In the beginning
Back in the day when I first began to totter along the HTML road like a small child learning to walk, I had to learn code because I wanted to change the appearance of the forums and blogs I was using and they didn't always come with WYSIWYG editors. Those that did lacked the facilities to change the things I wanted changed in precisely the way I wanted it done. This gave me the foundations to learn my trade as a web designer, and as I became more excited about my growing skillset I went looking for ways to apply my knowledge. I started playing in the sandboxes provided by free website hosts, changing the code for my hobby websites there until I felt confident enough to start taking the job seriously. At that point I discovered the multiplicity of online tutorials and took courses to learn as much as I could. I was hooked.
Tutorials and conversations in web design forums taught me about the importance of Dreamweaver in a designer's toolkit. I looked into buying it, but the price put me off. Heartened by the fact that I could create the effects that I wanted by hand, I carried on. In raw code, as I called it, I could add background images and colours, specify the positions of images and blocks of text and change font styles. Generators of the tables (yes, I still use them for the sheer convenience), gradient backgrounds and CSS stylesheets abounded and I had only to add them to <link rel> tags in the <head> of the web page code to make them work like a dream.
Enter the editors
I played happily with my e-toys until I got into www.thesitewizard.com and learned about free WYSIWYG editors. The idea of being able to do everything via one program impressed me. I scoured the internet to find out which were the best. Naturally, there are advocates of coding by hand who say that it's imperative to know why the code produces what it does. They're right, I suppose, but I want my results now. And I want to see what it looks like before it goes live. I downloaded a variety of editors, some of which were trial versions of expensive software and others which were GNU licensed and therefore truly free.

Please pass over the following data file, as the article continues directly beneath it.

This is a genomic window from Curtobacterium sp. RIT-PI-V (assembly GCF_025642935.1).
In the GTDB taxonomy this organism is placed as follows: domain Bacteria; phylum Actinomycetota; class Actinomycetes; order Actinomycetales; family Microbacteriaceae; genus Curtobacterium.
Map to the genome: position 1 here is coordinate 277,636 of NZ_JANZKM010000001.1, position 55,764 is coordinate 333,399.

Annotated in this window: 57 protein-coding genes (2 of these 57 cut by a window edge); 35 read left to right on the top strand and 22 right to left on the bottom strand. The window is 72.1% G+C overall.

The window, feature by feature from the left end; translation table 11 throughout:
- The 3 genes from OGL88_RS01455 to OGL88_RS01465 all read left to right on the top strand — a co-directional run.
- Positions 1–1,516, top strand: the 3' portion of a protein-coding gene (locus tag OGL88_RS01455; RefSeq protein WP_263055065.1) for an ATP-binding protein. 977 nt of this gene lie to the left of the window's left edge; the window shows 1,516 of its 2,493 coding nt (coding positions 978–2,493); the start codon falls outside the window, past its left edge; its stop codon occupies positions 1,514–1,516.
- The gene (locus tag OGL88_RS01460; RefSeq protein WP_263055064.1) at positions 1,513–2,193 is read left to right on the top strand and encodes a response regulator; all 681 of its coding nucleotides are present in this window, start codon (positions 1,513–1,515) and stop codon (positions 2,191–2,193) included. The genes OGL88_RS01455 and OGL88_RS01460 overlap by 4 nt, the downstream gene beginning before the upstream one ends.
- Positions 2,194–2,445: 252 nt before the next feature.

Alleycode is supposed to by WYSIWYG but uses mostly HTML code and when it does show your work, it looks wrong.
Amaya crashes all the time and is confusing to use. I can't believe W3C are behind it.
FrontPage Express: what's the point? Word is better and has more features.
Trellian is free, but wants you to buy stuff from them. They make certain software available for use for a short time, then charge you if you want to continue to use it.
The others have their own code and make you purchase the software before you can save your work as an HTML file. A bit of a cheat if you ask me.
Kompozer, a fork of NVU, does what it says on the tin and you can display your work any way you want to. It can be a bit funny sometimes and you have to add background images to table cells by hand (or by Trellian).
BlueGriffon is another fork of the discontinued NVU and is based on the Gecko rendering engine. It's set up for HTML 5 and CSS 3, but you have to pay for an extension to preview your work in a browser. Kompozer does that for free!
SeaMonkey has been widely hailed as a web development tool, but Kompozer's support for CSS stylesheet editing trumps it.
Which is better: hand coding or editors?
The sitewizard.com article states that while knowing how to code by hand is good, editors like the ones above make designing convenient and they write perfectly valid code. Yes, they do. I've designed web pages with Kompozer (and NVU before it) with ease and have found the code valid when tested on the W3C's validator page.
The conclusion I came to a long time ago is that knowing how to code by hand is an advantage but editors make the process easier and more convenient. Therefore, neither method is better than the other because you really need them both to be an effective designer. Which is just what Christopher Heng says in that article.